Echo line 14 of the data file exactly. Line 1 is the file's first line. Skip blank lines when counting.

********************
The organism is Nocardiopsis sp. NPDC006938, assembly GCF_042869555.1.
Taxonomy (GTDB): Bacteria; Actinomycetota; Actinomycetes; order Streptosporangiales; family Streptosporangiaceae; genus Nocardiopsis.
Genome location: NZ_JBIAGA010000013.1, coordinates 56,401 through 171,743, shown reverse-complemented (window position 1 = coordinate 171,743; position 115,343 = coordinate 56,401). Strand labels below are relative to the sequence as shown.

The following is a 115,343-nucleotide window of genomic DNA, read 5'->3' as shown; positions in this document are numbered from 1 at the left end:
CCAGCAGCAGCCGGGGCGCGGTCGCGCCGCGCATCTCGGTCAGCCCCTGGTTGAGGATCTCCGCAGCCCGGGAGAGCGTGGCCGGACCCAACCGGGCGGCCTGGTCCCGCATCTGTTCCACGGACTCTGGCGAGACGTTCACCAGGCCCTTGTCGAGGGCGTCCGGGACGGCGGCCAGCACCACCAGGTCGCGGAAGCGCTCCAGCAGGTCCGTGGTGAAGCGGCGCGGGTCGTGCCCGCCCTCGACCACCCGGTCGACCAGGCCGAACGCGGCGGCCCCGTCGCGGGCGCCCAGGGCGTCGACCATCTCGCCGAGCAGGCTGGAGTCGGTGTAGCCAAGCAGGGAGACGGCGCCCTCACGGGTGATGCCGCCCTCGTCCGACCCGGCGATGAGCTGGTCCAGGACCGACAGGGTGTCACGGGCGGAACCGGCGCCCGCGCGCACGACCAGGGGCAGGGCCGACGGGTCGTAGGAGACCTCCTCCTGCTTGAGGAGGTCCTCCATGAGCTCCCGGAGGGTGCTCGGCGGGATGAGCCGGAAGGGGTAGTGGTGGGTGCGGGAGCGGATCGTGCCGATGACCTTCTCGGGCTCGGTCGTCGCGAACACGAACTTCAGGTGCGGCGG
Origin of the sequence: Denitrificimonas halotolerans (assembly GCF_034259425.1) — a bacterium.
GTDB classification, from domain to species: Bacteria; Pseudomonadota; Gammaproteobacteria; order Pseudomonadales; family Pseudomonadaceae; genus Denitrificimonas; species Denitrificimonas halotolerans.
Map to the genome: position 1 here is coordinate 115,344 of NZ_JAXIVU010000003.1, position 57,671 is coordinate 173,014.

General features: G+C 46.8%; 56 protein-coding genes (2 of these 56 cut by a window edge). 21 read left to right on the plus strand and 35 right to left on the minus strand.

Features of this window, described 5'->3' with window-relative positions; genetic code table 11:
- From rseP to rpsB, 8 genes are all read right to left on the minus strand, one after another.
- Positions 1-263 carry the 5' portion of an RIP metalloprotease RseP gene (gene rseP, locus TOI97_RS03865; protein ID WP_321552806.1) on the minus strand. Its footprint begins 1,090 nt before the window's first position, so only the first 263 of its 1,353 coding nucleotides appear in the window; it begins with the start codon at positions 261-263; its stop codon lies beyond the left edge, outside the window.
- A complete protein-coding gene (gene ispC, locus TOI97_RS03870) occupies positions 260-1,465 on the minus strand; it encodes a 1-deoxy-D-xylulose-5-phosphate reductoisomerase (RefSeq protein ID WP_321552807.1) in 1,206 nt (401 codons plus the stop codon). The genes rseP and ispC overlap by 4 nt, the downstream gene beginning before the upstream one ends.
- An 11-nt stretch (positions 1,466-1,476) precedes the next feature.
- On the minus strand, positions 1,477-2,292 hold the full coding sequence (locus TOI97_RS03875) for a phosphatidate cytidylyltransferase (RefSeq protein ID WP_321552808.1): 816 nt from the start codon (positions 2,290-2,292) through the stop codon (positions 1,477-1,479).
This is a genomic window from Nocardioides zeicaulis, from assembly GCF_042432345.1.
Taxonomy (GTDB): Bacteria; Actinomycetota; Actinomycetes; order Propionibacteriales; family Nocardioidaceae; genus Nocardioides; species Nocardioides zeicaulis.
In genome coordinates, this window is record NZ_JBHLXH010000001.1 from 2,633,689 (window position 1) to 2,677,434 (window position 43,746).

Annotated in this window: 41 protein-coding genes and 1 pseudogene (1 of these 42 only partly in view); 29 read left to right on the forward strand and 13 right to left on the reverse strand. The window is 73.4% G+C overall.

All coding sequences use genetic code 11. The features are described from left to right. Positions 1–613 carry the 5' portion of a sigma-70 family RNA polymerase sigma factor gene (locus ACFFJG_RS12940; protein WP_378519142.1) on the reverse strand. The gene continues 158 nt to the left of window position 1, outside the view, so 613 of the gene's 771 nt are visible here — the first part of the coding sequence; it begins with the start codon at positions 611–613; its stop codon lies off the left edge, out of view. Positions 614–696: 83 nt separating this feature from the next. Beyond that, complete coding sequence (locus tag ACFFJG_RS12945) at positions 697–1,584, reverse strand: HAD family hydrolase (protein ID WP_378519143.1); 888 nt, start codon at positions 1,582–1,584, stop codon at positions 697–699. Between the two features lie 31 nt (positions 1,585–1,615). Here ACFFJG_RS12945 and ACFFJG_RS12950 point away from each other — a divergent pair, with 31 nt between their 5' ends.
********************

- An 11-nt stretch (positions 1,466-1,476) precedes the next feature.